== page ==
What Effects? Easily add Data Services to NGRX with EZ-NGRX

EDIT: This article has been picking up readers lately, and I updated the library from “Dynamic NGRX” to “EZNGRX”, and have a new repo. So I’ve updated the article to reflect those changes. Feel free to message me with any questions — I truly believe this is the easiest implementation of NGRX you could possibly imagine.

I had almost 10 readers on my first day with my other post, so as a follow up to my wildly successful first post, I’ve decided to go ahead and add the feature I know you’re all dying for — how do I connect NGRX to async services now since you’ve simplified the process so much?

Well, once again, thankfully, EZNGRX makes it really easy for us to make that happen, and the best part is — you won’t have to write a single effect to make it happen. This tutorial picks up where the previous one left off, using the same source code.

Create and configure the application

In your command prompt, run

ng new ezngrx-todo && cd ezngrx-todo

When the prompts pop up, select “Yes” to Angular routing, and choose your preferred styling format.

When the installation has finished, you should be in the application root directory. We need to now add all the requisite NGRX packages that EZNGRX requires to operate to the project, so run the following:

npm i @ngrx/effects @ngrx/entity @ngrx/router-store @ngrx/store @ngrx/store-devtools ngrx-store-logger ngrx-store-localstorage @angular/flex-layout @angular/cdk @angular/material --save

Once they finish, now add EZNGRX to the project using the following command:

npm i @woahn/ezngrx --save

You should now be able to run the project using

ng serve

Navigate to http://localhost:4200/, and you should see something like this (except with the name of your app where it says “is running”):

Setup the REST Server

Next, we need to create a backend service that can emulate a REST API. Feel free to handle this however you want, but in my opinion, the easiest way will be to use the json-server library. We can get all the functionality we’ll need in about 30 seconds. First, install the package.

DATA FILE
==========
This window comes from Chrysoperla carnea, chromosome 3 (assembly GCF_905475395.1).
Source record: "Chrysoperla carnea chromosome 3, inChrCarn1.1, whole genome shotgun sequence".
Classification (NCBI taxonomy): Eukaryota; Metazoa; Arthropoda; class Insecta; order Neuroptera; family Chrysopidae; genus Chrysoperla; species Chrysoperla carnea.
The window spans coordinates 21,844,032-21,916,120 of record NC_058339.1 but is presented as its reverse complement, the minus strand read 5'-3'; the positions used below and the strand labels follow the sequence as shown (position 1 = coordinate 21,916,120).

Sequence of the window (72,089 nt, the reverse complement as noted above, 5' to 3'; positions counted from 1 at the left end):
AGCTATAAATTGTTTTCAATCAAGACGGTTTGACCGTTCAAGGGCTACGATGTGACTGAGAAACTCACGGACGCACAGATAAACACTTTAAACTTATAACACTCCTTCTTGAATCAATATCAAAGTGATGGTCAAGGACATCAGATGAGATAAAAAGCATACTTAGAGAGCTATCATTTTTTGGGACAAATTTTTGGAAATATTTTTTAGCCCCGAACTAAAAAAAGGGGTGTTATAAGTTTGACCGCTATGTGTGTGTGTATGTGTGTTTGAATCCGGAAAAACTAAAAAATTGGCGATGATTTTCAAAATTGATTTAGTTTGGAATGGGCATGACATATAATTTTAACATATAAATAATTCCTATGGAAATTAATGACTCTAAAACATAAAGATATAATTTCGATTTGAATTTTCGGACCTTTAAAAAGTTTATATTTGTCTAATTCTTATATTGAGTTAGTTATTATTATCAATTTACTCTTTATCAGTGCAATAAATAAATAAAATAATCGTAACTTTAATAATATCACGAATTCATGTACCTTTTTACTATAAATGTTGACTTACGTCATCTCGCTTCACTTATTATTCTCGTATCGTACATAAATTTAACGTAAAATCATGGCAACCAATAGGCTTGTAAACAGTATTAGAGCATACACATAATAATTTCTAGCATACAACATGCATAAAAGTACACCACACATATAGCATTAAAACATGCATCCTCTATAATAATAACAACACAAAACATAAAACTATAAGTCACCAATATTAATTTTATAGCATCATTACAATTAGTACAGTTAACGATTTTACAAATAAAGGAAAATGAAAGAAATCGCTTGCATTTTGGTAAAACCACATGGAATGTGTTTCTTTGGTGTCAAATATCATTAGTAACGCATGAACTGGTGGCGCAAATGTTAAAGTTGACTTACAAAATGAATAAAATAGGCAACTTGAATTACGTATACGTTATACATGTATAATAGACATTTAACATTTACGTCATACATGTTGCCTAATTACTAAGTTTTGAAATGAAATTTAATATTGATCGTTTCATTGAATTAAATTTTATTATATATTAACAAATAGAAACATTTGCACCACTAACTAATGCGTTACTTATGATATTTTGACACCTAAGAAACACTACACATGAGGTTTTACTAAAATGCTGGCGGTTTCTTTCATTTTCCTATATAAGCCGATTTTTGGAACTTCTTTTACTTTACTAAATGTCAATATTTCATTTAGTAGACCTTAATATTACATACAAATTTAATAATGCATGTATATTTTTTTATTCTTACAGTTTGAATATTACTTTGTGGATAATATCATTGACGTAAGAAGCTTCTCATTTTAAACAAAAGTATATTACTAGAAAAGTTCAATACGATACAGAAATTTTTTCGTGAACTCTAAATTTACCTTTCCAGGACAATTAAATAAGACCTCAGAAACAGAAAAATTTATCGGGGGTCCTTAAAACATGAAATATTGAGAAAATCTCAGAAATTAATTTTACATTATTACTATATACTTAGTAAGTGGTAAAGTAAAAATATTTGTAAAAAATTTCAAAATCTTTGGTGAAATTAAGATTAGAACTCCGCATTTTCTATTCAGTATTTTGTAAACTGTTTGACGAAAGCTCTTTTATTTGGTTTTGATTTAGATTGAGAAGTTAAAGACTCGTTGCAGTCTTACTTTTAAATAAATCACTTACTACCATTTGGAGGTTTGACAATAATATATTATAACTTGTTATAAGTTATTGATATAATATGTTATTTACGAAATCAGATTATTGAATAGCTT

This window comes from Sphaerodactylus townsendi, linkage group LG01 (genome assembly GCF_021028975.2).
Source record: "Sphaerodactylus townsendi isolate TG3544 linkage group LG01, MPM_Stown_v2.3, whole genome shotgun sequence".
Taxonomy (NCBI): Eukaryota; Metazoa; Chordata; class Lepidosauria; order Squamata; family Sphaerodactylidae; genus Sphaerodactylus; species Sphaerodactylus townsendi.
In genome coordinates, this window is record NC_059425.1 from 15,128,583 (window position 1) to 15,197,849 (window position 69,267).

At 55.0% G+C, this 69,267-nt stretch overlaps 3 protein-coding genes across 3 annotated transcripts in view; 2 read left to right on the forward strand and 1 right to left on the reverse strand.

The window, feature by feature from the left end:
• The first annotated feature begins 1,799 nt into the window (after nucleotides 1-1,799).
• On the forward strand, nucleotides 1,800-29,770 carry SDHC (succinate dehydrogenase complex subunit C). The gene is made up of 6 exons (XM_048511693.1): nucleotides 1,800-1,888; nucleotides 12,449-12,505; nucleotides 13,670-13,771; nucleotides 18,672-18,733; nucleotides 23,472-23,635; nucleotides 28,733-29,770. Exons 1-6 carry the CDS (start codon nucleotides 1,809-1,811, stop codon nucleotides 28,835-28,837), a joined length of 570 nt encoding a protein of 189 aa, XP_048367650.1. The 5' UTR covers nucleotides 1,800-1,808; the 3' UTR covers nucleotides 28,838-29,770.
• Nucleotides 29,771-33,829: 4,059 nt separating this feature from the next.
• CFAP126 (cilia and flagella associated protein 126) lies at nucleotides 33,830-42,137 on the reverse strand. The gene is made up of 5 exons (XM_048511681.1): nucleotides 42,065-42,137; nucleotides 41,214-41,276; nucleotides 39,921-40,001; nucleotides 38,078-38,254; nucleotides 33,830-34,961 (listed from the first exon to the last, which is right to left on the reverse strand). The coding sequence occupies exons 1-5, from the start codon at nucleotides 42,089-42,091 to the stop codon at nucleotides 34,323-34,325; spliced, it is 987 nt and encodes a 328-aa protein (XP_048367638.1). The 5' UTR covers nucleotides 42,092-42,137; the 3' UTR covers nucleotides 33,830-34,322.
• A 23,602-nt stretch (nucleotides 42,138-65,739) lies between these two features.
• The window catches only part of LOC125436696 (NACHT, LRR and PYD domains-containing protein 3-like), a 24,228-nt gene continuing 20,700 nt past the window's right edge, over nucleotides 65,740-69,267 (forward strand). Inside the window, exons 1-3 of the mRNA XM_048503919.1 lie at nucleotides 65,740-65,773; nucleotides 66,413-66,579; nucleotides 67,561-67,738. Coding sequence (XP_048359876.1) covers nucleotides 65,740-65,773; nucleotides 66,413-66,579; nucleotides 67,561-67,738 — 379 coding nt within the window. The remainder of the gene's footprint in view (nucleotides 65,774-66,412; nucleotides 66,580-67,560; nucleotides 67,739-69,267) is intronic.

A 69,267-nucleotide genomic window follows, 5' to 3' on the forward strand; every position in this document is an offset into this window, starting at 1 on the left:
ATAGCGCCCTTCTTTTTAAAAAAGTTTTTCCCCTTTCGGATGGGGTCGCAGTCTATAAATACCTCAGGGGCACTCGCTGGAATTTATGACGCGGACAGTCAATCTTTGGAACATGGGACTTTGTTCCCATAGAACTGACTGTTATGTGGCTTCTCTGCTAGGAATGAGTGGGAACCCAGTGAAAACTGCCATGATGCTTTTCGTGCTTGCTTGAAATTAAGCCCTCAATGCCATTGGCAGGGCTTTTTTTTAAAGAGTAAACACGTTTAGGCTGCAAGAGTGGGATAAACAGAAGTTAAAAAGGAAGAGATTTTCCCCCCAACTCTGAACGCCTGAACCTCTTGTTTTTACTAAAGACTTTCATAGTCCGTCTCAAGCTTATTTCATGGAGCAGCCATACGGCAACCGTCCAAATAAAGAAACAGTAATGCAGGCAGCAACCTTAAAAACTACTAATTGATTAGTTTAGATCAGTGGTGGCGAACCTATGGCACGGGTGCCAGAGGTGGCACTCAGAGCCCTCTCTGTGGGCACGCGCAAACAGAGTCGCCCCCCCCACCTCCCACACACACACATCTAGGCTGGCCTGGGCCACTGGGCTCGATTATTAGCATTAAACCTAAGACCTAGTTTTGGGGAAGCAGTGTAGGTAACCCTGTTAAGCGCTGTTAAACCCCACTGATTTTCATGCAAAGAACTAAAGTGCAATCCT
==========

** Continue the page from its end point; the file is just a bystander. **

npm install -g json-server

Once you install it, create a file called db.json in the root of the project folder and populate it with the following content.

"todo": []

Then start the JSON server

json-server --watch db.json

That should be all it takes to get up and going, and you can validate it by going to


You won’t see much, just {} in the top corner of your browser, and it won’t throw an error.

Build the Data Service

Open up app.module.ts to add the Todo interface so it looks like this:

Next, we’ll use the Angular CLI to create the service. Run the following in the terminal

ng g s todo-data

Open up the new file that was just generated, todo-data.service.ts, and modify it to look like the following:

The first thing we do here is extend the DefaultDataService and pass in the Todo interface. The DefaultDataService is what EZNGRX uses by default in all standard actions for all entities. By creating this custom data service, we’re going to replace that service, but we may not actually need to use all of the standard methods in the DefaultDataService. So we extend it instead, and it allows us to write custom methods only for the action we’re going to actually use. The rest will default to the DefaultDataService actions.

We also need to define which entity this data service applies to, so we add the entity property, and assign it the same value as our entity, Todo.

In the last tutorial, we used two simple actions, addOne and removeOne. We’re only going to create data service methods to handle those two functions. The data service methods mirror the actions but just add entity or entities to the end.